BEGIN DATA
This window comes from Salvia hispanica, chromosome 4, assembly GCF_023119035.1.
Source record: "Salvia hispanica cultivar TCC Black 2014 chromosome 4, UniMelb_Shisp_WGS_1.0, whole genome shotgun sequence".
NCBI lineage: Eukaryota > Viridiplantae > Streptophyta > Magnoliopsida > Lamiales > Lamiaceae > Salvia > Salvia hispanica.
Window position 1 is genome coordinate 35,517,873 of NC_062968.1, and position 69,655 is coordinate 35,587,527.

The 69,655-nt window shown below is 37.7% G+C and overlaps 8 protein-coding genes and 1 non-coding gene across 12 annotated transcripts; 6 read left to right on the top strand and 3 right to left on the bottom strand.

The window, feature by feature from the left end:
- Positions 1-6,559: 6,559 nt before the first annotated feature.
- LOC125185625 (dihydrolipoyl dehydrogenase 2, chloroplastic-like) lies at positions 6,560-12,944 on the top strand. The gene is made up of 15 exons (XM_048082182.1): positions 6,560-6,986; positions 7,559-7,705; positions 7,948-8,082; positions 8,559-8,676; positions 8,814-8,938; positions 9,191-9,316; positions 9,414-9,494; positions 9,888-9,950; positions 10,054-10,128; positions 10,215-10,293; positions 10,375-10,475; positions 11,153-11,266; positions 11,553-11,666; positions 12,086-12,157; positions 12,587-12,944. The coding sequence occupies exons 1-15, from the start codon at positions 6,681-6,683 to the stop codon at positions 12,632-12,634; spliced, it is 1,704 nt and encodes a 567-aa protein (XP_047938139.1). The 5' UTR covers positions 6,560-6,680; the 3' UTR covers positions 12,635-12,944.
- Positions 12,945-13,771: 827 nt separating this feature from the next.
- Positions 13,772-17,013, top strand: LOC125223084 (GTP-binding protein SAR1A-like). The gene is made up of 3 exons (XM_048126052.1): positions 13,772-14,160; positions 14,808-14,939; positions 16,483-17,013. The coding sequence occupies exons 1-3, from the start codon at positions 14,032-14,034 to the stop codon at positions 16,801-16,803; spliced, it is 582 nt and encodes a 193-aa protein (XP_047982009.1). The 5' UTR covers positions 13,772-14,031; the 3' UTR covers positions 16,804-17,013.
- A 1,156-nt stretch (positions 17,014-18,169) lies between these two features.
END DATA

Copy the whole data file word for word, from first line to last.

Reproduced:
This window comes from Salvia hispanica, chromosome 4, assembly GCF_023119035.1.
Source record: "Salvia hispanica cultivar TCC Black 2014 chromosome 4, UniMelb_Shisp_WGS_1.0, whole genome shotgun sequence".
NCBI lineage: Eukaryota > Viridiplantae > Streptophyta > Magnoliopsida > Lamiales > Lamiaceae > Salvia > Salvia hispanica.
Window position 1 is genome coordinate 35,517,873 of NC_062968.1, and position 69,655 is coordinate 35,587,527.

The 69,655-nt window shown below is 37.7% G+C and overlaps 8 protein-coding genes and 1 non-coding gene across 12 annotated transcripts; 6 read left to right on the top strand and 3 right to left on the bottom strand.

The window, feature by feature from the left end:
- Positions 1-6,559: 6,559 nt before the first annotated feature.
- LOC125185625 (dihydrolipoyl dehydrogenase 2, chloroplastic-like) lies at positions 6,560-12,944 on the top strand. The gene is made up of 15 exons (XM_048082182.1): positions 6,560-6,986; positions 7,559-7,705; positions 7,948-8,082; positions 8,559-8,676; positions 8,814-8,938; positions 9,191-9,316; positions 9,414-9,494; positions 9,888-9,950; positions 10,054-10,128; positions 10,215-10,293; positions 10,375-10,475; positions 11,153-11,266; positions 11,553-11,666; positions 12,086-12,157; positions 12,587-12,944. The coding sequence occupies exons 1-15, from the start codon at positions 6,681-6,683 to the stop codon at positions 12,632-12,634; spliced, it is 1,704 nt and encodes a 567-aa protein (XP_047938139.1). The 5' UTR covers positions 6,560-6,680; the 3' UTR covers positions 12,635-12,944.
- Positions 12,945-13,771: 827 nt separating this feature from the next.
- Positions 13,772-17,013, top strand: LOC125223084 (GTP-binding protein SAR1A-like). The gene is made up of 3 exons (XM_048126052.1): positions 13,772-14,160; positions 14,808-14,939; positions 16,483-17,013. The coding sequence occupies exons 1-3, from the start codon at positions 14,032-14,034 to the stop codon at positions 16,801-16,803; spliced, it is 582 nt and encodes a 193-aa protein (XP_047982009.1). The 5' UTR covers positions 13,772-14,031; the 3' UTR covers positions 16,804-17,013.
- A 1,156-nt stretch (positions 17,014-18,169) lies between these two features.